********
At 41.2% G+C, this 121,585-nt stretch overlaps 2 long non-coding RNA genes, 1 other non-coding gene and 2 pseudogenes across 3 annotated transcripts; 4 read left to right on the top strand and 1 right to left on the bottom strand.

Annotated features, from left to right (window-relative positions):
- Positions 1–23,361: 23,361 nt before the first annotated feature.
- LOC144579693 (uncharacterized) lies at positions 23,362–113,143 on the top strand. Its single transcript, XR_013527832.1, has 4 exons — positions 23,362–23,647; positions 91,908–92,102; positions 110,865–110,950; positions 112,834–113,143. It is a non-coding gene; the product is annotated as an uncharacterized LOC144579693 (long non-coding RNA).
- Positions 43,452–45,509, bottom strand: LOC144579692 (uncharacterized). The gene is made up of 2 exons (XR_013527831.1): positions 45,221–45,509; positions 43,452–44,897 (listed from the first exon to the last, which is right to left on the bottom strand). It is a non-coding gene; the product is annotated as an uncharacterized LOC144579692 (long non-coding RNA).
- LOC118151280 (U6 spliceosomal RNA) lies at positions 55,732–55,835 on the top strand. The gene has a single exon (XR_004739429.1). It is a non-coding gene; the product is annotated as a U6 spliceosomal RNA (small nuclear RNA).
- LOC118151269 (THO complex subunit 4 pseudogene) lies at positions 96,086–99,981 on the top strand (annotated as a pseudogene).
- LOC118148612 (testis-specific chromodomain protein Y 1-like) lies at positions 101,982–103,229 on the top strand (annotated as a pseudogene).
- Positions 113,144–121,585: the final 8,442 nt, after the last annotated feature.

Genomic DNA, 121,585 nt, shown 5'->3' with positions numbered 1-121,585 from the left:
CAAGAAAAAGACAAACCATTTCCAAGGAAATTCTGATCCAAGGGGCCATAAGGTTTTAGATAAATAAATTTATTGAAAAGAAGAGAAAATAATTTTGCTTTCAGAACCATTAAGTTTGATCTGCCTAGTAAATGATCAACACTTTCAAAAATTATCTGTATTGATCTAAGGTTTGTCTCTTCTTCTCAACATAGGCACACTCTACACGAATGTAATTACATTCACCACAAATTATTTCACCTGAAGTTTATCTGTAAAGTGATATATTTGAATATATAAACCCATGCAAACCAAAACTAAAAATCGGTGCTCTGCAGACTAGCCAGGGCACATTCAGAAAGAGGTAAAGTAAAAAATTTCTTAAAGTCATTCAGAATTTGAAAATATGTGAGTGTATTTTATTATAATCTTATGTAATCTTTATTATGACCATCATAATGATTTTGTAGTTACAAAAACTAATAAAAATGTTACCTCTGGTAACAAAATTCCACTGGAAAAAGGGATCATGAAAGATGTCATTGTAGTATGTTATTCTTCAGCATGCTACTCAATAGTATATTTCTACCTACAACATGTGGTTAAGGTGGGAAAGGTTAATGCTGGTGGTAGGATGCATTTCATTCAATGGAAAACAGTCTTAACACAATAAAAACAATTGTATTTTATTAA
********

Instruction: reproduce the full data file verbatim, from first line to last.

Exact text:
At 41.2% G+C, this 121,585-nt stretch overlaps 2 long non-coding RNA genes, 1 other non-coding gene and 2 pseudogenes across 3 annotated transcripts; 4 read left to right on the top strand and 1 right to left on the bottom strand.

Annotated features, from left to right (window-relative positions):
- Positions 1–23,361: 23,361 nt before the first annotated feature.
- LOC144579693 (uncharacterized) lies at positions 23,362–113,143 on the top strand. Its single transcript, XR_013527832.1, has 4 exons — positions 23,362–23,647; positions 91,908–92,102; positions 110,865–110,950; positions 112,834–113,143. It is a non-coding gene; the product is annotated as an uncharacterized LOC144579693 (long non-coding RNA).
- Positions 43,452–45,509, bottom strand: LOC144579692 (uncharacterized). The gene is made up of 2 exons (XR_013527831.1): positions 45,221–45,509; positions 43,452–44,897 (listed from the first exon to the last, which is right to left on the bottom strand). It is a non-coding gene; the product is annotated as an uncharacterized LOC144579692 (long non-coding RNA).
- LOC118151280 (U6 spliceosomal RNA) lies at positions 55,732–55,835 on the top strand. The gene has a single exon (XR_004739429.1). It is a non-coding gene; the product is annotated as a U6 spliceosomal RNA (small nuclear RNA).
- LOC118151269 (THO complex subunit 4 pseudogene) lies at positions 96,086–99,981 on the top strand (annotated as a pseudogene).
- LOC118148612 (testis-specific chromodomain protein Y 1-like) lies at positions 101,982–103,229 on the top strand (annotated as a pseudogene).
- Positions 113,144–121,585: the final 8,442 nt, after the last annotated feature.

Genomic DNA, 121,585 nt, shown 5'->3' with positions numbered 1-121,585 from the left:
CAAGAAAAAGACAAACCATTTCCAAGGAAATTCTGATCCAAGGGGCCATAAGGTTTTAGATAAATAAATTTATTGAAAAGAAGAGAAAATAATTTTGCTTTCAGAACCATTAAGTTTGATCTGCCTAGTAAATGATCAACACTTTCAAAAATTATCTGTATTGATCTAAGGTTTGTCTCTTCTTCTCAACATAGGCACACTCTACACGAATGTAATTACATTCACCACAAATTATTTCACCTGAAGTTTATCTGTAAAGTGATATATTTGAATATATAAACCCATGCAAACCAAAACTAAAAATCGGTGCTCTGCAGACTAGCCAGGGCACATTCAGAAAGAGGTAAAGTAAAAAATTTCTTAAAGTCATTCAGAATTTGAAAATATGTGAGTGTATTTTATTATAATCTTATGTAATCTTTATTATGACCATCATAATGATTTTGTAGTTACAAAAACTAATAAAAATGTTACCTCTGGTAACAAAATTCCACTGGAAAAAGGGATCATGAAAGATGTCATTGTAGTATGTTATTCTTCAGCATGCTACTCAATAGTATATTTCTACCTACAACATGTGGTTAAGGTGGGAAAGGTTAATGCTGGTGGTAGGATGCATTTCATTCAATGGAAAACAGTCTTAACACAATAAAAACAATTGTATTTTATTAA